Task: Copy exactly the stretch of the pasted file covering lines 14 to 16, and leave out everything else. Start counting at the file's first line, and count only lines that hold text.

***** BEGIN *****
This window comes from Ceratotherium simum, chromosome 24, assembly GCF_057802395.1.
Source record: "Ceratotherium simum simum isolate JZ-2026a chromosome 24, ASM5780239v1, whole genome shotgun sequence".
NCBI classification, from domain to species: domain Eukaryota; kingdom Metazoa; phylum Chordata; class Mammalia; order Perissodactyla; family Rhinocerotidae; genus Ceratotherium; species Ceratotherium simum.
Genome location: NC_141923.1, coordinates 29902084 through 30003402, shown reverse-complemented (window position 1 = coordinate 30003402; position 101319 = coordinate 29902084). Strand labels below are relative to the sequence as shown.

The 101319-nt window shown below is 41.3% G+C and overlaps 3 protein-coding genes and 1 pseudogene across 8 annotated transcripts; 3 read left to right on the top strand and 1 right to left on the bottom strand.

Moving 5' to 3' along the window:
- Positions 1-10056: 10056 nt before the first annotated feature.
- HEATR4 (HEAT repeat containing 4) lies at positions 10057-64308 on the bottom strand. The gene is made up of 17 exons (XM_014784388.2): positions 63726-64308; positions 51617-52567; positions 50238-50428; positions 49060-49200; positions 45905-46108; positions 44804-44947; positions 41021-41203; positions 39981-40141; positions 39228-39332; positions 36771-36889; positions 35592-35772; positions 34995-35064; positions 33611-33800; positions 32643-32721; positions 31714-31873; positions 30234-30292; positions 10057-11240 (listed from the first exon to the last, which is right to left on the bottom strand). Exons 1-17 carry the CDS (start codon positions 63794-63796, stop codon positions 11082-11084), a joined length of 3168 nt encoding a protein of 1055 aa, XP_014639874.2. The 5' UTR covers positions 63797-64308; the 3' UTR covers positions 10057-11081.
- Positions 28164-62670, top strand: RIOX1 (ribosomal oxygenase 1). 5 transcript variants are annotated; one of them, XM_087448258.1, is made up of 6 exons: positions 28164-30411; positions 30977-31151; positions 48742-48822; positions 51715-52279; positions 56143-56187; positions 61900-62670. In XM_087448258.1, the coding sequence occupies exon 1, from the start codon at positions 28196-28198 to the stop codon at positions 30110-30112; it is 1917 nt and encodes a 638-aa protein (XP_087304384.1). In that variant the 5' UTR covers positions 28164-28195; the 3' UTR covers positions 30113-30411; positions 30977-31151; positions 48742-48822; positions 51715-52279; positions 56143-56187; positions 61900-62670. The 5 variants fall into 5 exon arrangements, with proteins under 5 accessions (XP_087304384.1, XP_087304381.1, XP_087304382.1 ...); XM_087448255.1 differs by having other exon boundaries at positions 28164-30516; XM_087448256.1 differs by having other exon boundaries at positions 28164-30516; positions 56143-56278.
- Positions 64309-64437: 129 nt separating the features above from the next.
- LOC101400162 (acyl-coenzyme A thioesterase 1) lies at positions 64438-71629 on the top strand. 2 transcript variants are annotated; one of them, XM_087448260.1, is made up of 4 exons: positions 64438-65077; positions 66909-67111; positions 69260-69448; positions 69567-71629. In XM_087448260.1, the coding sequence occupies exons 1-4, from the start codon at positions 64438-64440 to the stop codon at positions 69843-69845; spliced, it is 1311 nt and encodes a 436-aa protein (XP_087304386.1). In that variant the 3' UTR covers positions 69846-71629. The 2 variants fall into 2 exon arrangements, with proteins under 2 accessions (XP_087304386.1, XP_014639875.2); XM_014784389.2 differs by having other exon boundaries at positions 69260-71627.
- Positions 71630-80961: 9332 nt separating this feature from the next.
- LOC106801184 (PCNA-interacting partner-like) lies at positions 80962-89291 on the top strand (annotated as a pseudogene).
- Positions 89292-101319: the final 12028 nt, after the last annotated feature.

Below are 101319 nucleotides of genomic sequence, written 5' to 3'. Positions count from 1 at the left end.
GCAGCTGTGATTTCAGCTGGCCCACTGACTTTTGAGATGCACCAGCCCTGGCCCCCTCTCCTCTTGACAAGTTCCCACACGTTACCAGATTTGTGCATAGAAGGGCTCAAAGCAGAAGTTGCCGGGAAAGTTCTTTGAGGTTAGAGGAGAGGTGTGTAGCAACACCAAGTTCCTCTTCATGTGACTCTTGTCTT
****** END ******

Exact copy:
- Positions 89292-101319: the final 12028 nt, after the last annotated feature.

Below are 101319 nucleotides of genomic sequence, written 5' to 3'. Positions count from 1 at the left end.
GCAGCTGTGATTTCAGCTGGCCCACTGACTTTTGAGATGCACCAGCCCTGGCCCCCTCTCCTCTTGACAAGTTCCCACACGTTACCAGATTTGTGCATAGAAGGGCTCAAAGCAGAAGTTGCCGGGAAAGTTCTTTGAGGTTAGAGGAGAGGTGTGTAGCAACACCAAGTTCCTCTTCATGTGACTCTTGTCTT